Tuesday, January 15, 2013

Low literacy rates a Canadian problem: Cleary


St. John’s – New Democrat Post-Secondary Education Critic Ryan Cleary is reacting to comments of a  Memorial University professor that students lack a basic knowledge of geography, saying that's reflective of a national problem and is not unique to Newfoundland and Labrador students.

“We should not be surprised that students are entering university with low literacy rates and a shaky educational foundation,” says Cleary, MP for St. John’s South-Mount Pearl. “Low literacy is a problem in every corner of the country.”

Judith Adler, a sociology professor at MUN, expressed concerns to CBC on Tuesday that some students don't basic knowledge of geography — identifying Africa on a map, for example.

Cleary, a member of the House of Commons Standing Committee on Human Resources Skills and Social Development (HUMA), points to a presentation made by the Canadian Literacy and Learning Network to the HUMA committee in June during its study on skills shortages across Canada. In the presentation, representatives stated that 43 per cent of Canadians have a low literacy rate.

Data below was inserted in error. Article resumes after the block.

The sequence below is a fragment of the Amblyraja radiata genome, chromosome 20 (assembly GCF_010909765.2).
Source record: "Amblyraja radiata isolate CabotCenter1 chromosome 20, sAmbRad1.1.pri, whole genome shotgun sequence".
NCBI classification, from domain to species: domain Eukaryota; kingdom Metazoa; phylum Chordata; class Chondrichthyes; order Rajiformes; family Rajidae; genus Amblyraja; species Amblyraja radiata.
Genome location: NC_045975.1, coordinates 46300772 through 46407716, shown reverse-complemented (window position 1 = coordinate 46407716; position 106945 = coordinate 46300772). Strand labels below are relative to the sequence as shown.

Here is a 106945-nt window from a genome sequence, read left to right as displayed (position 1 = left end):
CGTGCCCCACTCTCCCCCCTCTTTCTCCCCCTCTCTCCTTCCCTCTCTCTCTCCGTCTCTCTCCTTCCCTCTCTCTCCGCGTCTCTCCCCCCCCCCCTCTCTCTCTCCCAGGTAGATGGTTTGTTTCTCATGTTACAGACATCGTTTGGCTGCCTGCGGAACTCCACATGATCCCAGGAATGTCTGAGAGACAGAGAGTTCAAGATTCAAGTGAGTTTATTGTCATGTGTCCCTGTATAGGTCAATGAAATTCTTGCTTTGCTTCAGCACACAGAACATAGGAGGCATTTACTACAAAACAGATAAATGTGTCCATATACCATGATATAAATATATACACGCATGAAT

“It is mind boggling that in Canada, a G8 country, and one of the most advanced nations in the world that 9.8 million people have trouble either reading a pill bottle or a training manual,” says Cleary.

The MP is calling on federal and provincial governments to come together to address low-literacy rates.
“Employers across Canada say the low-literacy rates are impacting productivity and Canadian competitiveness,” says Cleary. “Literacy is fundamental to Canadian society and this should be a wake-up call to both levels of government.”

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